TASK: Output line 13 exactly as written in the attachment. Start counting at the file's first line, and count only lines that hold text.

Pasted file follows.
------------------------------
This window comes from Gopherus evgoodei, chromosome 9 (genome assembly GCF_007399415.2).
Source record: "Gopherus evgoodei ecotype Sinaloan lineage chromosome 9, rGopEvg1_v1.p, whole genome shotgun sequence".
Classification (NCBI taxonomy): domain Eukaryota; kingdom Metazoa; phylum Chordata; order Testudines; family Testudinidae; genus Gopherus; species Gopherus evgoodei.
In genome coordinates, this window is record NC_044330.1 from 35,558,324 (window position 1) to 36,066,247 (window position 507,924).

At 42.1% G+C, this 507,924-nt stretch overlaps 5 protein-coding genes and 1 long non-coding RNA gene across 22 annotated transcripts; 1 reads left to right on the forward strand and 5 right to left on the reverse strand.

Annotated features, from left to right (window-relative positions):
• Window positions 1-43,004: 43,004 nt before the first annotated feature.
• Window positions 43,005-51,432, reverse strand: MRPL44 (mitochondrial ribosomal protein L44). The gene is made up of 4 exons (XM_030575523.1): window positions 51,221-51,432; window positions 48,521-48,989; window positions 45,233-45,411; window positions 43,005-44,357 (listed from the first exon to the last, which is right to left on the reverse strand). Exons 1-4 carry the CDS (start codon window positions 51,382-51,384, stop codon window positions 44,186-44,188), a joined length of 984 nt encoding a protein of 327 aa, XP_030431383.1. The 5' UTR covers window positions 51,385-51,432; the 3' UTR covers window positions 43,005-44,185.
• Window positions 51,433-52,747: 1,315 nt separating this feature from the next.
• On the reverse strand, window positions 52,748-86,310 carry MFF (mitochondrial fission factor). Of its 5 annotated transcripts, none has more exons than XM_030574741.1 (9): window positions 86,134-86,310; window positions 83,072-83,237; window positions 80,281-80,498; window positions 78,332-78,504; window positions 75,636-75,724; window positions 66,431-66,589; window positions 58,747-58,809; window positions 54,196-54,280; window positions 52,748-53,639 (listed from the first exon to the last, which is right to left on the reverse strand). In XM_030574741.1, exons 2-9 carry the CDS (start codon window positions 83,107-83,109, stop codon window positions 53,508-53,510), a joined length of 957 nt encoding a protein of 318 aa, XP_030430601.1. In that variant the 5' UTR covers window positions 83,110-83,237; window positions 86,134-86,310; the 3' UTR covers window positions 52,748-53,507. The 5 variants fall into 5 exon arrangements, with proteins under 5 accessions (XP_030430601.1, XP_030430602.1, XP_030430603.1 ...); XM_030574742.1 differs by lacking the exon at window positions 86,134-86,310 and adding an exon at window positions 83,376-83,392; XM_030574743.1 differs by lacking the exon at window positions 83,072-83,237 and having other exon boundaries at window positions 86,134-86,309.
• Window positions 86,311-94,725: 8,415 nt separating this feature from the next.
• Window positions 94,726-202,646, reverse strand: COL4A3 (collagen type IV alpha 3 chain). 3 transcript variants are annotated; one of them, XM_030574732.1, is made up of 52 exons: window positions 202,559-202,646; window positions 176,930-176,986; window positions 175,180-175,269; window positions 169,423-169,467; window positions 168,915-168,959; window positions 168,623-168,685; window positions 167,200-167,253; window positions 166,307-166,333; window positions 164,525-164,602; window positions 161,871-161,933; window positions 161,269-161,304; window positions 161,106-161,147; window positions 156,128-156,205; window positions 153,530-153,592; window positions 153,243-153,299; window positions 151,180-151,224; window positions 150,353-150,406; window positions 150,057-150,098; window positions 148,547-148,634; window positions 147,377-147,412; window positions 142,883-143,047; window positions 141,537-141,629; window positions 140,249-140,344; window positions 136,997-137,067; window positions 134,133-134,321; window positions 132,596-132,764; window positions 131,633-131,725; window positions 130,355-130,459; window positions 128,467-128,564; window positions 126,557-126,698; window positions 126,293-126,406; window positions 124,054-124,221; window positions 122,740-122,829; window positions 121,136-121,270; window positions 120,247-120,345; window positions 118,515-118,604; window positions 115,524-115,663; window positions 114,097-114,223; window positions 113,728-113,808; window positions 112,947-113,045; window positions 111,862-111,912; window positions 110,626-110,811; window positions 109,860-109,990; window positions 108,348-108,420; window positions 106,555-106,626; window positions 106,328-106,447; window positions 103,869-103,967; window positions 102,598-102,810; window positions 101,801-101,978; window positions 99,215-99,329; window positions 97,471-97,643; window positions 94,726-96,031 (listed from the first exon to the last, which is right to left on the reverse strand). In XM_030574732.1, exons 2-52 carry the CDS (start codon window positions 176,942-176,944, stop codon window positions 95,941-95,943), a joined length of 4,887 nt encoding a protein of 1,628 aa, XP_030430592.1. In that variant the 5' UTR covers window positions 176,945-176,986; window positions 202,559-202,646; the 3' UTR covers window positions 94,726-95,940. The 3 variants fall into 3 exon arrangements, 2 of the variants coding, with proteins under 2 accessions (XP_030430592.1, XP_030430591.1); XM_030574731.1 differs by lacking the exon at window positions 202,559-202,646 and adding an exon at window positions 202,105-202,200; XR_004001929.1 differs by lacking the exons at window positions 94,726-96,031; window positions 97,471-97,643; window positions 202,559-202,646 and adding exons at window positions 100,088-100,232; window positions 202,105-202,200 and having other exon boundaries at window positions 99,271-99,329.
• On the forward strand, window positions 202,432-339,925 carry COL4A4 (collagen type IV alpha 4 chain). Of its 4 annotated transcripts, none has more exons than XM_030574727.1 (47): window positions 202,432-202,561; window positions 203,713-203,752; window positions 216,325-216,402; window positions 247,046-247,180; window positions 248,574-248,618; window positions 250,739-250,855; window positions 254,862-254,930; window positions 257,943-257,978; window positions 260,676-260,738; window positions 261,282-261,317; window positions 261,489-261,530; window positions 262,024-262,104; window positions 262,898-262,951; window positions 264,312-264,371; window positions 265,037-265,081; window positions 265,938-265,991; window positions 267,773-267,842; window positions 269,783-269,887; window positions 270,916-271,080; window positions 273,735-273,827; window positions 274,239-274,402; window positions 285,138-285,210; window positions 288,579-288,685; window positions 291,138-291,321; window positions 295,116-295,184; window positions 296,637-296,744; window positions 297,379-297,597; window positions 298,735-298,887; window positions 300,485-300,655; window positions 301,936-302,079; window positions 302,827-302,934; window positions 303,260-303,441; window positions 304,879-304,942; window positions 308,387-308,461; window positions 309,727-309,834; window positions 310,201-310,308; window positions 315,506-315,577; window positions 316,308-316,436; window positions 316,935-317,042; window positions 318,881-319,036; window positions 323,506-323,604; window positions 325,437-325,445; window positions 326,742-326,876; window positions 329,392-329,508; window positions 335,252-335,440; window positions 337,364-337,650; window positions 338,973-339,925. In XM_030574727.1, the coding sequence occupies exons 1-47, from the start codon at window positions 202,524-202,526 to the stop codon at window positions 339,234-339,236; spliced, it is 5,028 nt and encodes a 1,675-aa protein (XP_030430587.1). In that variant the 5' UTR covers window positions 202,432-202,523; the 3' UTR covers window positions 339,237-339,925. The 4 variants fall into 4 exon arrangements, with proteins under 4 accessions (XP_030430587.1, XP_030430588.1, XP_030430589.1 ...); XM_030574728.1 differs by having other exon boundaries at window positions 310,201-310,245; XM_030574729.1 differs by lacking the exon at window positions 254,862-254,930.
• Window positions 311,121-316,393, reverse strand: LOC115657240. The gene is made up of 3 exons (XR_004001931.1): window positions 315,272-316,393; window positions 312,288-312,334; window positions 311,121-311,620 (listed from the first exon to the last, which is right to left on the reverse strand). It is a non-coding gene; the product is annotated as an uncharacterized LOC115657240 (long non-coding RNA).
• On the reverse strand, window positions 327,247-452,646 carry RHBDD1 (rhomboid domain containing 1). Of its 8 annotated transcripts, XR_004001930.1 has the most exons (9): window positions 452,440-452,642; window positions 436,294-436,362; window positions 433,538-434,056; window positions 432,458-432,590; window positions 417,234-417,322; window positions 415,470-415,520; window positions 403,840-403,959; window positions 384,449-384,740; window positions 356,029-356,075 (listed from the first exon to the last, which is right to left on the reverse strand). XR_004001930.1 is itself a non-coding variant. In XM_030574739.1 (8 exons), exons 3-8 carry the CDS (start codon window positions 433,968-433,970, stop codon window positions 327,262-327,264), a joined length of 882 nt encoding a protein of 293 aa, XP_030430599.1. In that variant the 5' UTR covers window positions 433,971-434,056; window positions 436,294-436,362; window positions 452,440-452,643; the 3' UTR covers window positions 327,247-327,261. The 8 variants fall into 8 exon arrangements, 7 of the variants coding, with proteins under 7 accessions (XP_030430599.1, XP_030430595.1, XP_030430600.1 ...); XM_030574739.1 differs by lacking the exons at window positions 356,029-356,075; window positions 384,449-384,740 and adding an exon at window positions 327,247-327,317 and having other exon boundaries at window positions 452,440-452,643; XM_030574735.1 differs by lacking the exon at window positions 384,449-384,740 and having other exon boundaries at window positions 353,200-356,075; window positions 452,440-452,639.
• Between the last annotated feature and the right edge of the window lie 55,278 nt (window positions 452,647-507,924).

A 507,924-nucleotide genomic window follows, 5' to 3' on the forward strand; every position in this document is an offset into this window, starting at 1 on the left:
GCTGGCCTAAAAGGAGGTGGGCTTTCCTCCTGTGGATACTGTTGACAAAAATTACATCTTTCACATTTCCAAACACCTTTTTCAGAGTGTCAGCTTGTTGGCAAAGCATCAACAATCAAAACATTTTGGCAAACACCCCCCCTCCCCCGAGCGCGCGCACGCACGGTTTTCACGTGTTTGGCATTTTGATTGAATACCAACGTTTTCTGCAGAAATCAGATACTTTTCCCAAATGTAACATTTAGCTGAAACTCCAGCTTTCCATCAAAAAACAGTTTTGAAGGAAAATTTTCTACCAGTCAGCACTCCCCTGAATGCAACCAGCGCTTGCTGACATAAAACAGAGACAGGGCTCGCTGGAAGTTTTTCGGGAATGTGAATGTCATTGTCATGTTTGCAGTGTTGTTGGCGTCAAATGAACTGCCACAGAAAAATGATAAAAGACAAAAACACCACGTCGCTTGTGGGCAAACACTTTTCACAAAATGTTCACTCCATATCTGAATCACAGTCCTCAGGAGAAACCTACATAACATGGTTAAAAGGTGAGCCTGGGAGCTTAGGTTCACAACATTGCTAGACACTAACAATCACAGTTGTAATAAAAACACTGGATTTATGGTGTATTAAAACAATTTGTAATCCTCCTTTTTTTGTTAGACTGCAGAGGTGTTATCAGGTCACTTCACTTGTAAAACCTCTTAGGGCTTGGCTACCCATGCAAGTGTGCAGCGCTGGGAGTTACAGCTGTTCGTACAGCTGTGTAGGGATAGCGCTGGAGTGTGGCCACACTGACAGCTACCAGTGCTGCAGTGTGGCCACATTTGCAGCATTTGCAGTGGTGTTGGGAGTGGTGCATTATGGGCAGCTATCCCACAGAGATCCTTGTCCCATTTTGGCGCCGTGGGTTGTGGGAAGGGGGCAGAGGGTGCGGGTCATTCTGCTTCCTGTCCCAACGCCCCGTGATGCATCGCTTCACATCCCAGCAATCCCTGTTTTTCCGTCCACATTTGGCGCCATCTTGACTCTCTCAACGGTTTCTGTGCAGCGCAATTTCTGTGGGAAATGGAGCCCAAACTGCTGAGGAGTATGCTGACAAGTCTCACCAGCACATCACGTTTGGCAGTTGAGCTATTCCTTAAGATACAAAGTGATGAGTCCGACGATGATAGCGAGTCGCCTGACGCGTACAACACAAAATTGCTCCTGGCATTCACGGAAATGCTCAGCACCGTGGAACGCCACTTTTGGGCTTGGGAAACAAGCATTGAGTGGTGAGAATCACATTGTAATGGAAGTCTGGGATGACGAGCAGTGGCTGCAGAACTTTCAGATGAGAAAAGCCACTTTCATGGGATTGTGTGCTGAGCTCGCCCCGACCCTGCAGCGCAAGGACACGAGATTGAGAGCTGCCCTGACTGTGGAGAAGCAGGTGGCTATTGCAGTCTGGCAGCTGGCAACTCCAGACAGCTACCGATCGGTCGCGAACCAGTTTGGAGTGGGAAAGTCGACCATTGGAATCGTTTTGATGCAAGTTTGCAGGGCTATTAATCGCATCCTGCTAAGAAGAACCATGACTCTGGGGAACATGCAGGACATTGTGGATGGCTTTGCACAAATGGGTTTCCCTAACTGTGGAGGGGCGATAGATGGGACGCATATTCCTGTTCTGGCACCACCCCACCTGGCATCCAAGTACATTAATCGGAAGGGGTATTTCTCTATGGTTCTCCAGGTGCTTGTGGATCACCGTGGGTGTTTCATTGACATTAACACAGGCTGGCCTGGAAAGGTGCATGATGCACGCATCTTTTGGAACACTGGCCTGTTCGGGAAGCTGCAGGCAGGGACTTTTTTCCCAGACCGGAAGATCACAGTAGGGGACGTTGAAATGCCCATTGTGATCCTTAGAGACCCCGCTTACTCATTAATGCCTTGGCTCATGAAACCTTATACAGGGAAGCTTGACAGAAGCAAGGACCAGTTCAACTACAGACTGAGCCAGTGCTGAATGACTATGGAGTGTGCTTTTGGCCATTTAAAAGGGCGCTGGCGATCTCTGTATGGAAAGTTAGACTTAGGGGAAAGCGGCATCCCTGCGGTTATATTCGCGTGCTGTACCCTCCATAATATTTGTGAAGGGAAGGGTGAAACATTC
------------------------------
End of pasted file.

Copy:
• On the forward strand, window positions 202,432-339,925 carry COL4A4 (collagen type IV alpha 4 chain). Of its 4 annotated transcripts, none has more exons than XM_030574727.1 (47): window positions 202,432-202,561; window positions 203,713-203,752; window positions 216,325-216,402; window positions 247,046-247,180; window positions 248,574-248,618; window positions 250,739-250,855; window positions 254,862-254,930; window positions 257,943-257,978; window positions 260,676-260,738; window positions 261,282-261,317; window positions 261,489-261,530; window positions 262,024-262,104; window positions 262,898-262,951; window positions 264,312-264,371; window positions 265,037-265,081; window positions 265,938-265,991; window positions 267,773-267,842; window positions 269,783-269,887; window positions 270,916-271,080; window positions 273,735-273,827; window positions 274,239-274,402; window positions 285,138-285,210; window positions 288,579-288,685; window positions 291,138-291,321; window positions 295,116-295,184; window positions 296,637-296,744; window positions 297,379-297,597; window positions 298,735-298,887; window positions 300,485-300,655; window positions 301,936-302,079; window positions 302,827-302,934; window positions 303,260-303,441; window positions 304,879-304,942; window positions 308,387-308,461; window positions 309,727-309,834; window positions 310,201-310,308; window positions 315,506-315,577; window positions 316,308-316,436; window positions 316,935-317,042; window positions 318,881-319,036; window positions 323,506-323,604; window positions 325,437-325,445; window positions 326,742-326,876; window positions 329,392-329,508; window positions 335,252-335,440; window positions 337,364-337,650; window positions 338,973-339,925. In XM_030574727.1, the coding sequence occupies exons 1-47, from the start codon at window positions 202,524-202,526 to the stop codon at window positions 339,234-339,236; spliced, it is 5,028 nt and encodes a 1,675-aa protein (XP_030430587.1). In that variant the 5' UTR covers window positions 202,432-202,523; the 3' UTR covers window positions 339,237-339,925. The 4 variants fall into 4 exon arrangements, with proteins under 4 accessions (XP_030430587.1, XP_030430588.1, XP_030430589.1 ...); XM_030574728.1 differs by having other exon boundaries at window positions 310,201-310,245; XM_030574729.1 differs by lacking the exon at window positions 254,862-254,930.